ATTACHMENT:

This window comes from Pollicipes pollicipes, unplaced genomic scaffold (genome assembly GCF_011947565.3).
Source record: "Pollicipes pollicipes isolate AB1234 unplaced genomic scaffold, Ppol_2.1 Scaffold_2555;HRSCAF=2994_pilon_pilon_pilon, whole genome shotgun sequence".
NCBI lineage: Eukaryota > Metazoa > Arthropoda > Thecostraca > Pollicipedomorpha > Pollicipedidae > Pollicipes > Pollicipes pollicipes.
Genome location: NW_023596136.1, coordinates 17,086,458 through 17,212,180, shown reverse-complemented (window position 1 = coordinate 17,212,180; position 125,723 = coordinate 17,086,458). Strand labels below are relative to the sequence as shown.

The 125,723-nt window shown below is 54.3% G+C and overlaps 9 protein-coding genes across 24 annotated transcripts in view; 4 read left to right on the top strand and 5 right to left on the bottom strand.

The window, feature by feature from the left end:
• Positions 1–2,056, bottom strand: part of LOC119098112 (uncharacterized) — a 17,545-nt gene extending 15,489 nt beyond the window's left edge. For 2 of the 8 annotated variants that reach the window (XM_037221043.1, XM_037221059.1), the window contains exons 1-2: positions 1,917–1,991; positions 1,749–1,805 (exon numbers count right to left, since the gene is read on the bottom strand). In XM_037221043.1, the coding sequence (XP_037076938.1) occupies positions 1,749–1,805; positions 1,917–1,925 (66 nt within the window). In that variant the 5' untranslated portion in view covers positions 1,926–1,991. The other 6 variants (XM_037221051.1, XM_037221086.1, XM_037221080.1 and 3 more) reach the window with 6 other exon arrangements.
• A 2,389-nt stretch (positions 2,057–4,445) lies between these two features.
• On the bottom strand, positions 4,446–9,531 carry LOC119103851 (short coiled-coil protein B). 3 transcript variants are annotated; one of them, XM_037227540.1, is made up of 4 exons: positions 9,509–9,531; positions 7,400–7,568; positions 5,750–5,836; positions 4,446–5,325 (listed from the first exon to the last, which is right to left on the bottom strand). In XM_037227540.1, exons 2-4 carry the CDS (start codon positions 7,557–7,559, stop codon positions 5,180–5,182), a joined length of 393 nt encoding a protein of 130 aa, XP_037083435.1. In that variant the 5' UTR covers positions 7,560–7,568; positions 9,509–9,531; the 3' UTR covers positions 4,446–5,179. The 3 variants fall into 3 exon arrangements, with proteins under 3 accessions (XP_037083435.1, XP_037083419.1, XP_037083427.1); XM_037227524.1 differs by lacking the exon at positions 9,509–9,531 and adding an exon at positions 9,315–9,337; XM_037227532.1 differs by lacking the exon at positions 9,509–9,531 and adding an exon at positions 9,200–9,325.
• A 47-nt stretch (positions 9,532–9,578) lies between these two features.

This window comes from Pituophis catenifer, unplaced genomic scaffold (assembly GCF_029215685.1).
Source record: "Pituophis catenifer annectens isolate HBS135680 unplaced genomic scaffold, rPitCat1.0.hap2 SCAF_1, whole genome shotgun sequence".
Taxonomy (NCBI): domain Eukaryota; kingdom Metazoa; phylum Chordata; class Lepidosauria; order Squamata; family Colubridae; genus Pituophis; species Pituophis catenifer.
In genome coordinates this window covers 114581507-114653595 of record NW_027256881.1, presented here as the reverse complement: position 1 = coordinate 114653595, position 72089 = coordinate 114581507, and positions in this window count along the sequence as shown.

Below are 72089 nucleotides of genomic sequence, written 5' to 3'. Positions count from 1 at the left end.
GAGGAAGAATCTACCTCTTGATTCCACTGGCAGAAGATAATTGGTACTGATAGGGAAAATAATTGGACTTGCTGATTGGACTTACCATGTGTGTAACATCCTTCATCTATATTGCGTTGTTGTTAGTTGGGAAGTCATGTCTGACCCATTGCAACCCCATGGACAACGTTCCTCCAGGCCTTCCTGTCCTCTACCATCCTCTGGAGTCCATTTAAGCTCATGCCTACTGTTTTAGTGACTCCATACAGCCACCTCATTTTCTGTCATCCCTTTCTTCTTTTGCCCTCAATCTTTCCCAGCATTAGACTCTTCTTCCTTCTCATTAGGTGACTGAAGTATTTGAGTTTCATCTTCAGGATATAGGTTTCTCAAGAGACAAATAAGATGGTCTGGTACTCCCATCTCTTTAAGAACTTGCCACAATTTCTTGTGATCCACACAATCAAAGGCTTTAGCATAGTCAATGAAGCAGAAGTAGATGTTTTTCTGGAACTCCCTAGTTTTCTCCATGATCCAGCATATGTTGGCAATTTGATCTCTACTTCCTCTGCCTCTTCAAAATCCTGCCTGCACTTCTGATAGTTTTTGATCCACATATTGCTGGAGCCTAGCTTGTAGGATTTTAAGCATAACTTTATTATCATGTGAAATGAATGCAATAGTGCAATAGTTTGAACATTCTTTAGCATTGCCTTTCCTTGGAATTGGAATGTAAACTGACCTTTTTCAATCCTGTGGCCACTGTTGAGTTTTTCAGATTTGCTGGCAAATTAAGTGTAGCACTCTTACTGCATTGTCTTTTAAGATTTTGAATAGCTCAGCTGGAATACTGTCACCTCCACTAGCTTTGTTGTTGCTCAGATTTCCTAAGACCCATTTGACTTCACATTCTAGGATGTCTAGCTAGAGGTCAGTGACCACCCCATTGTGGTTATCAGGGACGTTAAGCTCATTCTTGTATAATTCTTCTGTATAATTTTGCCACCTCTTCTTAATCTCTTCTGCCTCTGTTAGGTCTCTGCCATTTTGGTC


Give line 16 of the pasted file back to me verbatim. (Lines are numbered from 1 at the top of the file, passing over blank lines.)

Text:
GAGGAAGAATCTACCTCTTGATTCCACTGGCAGAAGATAATTGGTACTGATAGGGAAAATAATTGGACTTGCTGATTGGACTTACCATGTGTGTAACATCCTTCATCTATATTGCGTTGTTGTTAGTTGGGAAGTCATGTCTGACCCATTGCAACCCCATGGACAACGTTCCTCCAGGCCTTCCTGTCCTCTACCATCCTCTGGAGTCCATTTAAGCTCATGCCTACTGTTTTAGTGACTCCATACAGCCACCTCATTTTCTGTCATCCCTTTCTTCTTTTGCCCTCAATCTTTCCCAGCATTAGACTCTTCTTCCTTCTCATTAGGTGACTGAAGTATTTGAGTTTCATCTTCAGGATATAGGTTTCTCAAGAGACAAATAAGATGGTCTGGTACTCCCATCTCTTTAAGAACTTGCCACAATTTCTTGTGATCCACACAATCAAAGGCTTTAGCATAGTCAATGAAGCAGAAGTAGATGTTTTTCTGGAACTCCCTAGTTTTCTCCATGATCCAGCATATGTTGGCAATTTGATCTCTACTTCCTCTGCCTCTTCAAAATCCTGCCTGCACTTCTGATAGTTTTTGATCCACATATTGCTGGAGCCTAGCTTGTAGGATTTTAAGCATAACTTTATTATCATGTGAAATGAATGCAATAGTGCAATAGTTTGAACATTCTTTAGCATTGCCTTTCCTTGGAATTGGAATGTAAACTGACCTTTTTCAATCCTGTGGCCACTGTTGAGTTTTTCAGATTTGCTGGCAAATTAAGTGTAGCACTCTTACTGCATTGTCTTTTAAGATTTTGAATAGCTCAGCTGGAATACTGTCACCTCCACTAGCTTTGTTGTTGCTCAGATTTCCTAAGACCCATTTGACTTCACATTCTAGGATGTCTAGCTAGAGGTCAGTGACCACCCCATTGTGGTTATCAGGGACGTTAAGCTCATTCTTGTATAATTCTTCTGTATAATTTTGCCACCTCTTCTTAATCTCTTCTGCCTCTGTTAGGTCTCTGCCATTTTGGTC